Starting out as a first-time job seeker can be daunting. You need a job, but in order to get a job, you need experience. In order to get experience, you have to have had a job. New college graduates, especially those who didn’t work while they were in school, sometimes wind up feeling stuck with an impossible conundrum. How do you get experience when you need experience to get experience?
There are some ways to start building a work history, even if you have limited or even no work experience thus far. Take heart. If it were truly impossible to get a job when you haven’t had one before, no one would ever break into the workforce.
The first thing to do is consider what related experience you have that demonstrates your skills, abilities, and work ethic. While not exactly a substitute for having had a job, things like coursework, school projects, and extracurricular endeavors can show an employer that you might have what it takes to succeed if given a chance. Choose the most relevant experiences to include. If the job you’re applying for is in an office setting, your computer classes may help show you’ve got the skills for the job. For customer service positions, extracurricular activities with a focus on helping others might be enough to get your resume noticed.
Next, think about signing up to volunteer. It can be frustrating to need to work for free when you really want to work for money, but volunteering can be an investment that pays off when it comes to writing a resume. If you can find a cause you care about, you can then seek out organizations that will let you volunteer. While you’re contributing to a worthy cause, you’ll also be gaining skills and experiences. Longer-term volunteering looks better on a resume than short stints do, as it gives a potential employer a better picture of who you are as an employee. It will also likely lead to a better reference.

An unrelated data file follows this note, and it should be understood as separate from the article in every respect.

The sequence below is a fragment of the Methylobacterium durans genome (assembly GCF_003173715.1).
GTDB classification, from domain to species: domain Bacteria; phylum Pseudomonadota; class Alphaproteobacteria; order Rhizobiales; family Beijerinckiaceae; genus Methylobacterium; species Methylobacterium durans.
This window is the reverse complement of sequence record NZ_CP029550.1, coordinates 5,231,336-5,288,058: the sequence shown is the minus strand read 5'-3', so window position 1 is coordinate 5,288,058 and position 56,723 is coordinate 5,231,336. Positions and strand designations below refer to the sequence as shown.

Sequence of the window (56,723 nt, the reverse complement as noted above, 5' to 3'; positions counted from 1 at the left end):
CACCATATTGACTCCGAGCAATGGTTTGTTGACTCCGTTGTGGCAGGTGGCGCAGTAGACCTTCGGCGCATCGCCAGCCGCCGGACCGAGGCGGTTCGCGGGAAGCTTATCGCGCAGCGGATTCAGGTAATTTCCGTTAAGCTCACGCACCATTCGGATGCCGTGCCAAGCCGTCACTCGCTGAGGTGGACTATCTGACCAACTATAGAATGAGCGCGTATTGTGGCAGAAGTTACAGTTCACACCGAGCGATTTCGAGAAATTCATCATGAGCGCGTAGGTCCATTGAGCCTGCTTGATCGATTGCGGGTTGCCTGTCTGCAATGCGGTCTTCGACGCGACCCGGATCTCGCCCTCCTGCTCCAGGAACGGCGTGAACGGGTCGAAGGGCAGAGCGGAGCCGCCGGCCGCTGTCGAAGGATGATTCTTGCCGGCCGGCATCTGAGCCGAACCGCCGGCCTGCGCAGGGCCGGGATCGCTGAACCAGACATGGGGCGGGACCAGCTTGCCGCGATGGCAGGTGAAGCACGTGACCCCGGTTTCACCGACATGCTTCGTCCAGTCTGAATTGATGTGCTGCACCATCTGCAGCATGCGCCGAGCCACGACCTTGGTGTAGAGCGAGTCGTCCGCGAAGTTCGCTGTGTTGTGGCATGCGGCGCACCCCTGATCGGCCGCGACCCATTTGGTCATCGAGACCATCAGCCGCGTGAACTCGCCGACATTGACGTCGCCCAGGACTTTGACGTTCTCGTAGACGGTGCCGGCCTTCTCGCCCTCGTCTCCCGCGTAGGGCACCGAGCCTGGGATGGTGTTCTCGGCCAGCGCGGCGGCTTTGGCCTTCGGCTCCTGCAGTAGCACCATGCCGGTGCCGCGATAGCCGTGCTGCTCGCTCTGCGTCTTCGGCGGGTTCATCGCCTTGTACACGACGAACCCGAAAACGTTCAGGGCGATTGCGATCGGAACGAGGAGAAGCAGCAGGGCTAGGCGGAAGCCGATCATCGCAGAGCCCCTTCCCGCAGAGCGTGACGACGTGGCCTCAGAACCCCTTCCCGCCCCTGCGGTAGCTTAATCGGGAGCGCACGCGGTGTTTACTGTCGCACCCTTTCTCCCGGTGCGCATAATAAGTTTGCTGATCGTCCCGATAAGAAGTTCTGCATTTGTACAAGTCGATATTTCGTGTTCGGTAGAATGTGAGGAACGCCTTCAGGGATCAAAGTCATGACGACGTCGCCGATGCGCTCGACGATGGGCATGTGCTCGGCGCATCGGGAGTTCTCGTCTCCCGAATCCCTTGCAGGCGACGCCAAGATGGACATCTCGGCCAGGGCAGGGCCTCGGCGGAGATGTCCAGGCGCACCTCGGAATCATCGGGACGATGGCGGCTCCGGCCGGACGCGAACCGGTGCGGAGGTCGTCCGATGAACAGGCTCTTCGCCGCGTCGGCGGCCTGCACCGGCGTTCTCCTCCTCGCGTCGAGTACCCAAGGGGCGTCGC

Finally, make sure you’re targeting the right kinds of jobs. Some employment opportunities require a solid work history, but other jobs and fields are more welcoming to the inexperienced job seeker. There’s a reason a lot of people work retail or food service for their first job. Internships place more weight on academic accomplishments, and cooperative learning programs can give you a way to work for companies that might not otherwise consider you. While jobs like these might not be your ultimate career goal, they can be important stepping-stones as you gain experience, develop skills, and build a work history.
Starting out as a new job seeker can be daunting, but please don’t be discouraged. If you’re taking full advantage of the opportunities that come your way, it gets easier to write a resume and apply for jobs. Eventually, you’ll look at the experience required in a job description and think, “I’ve got all of that.”
Don’t give up!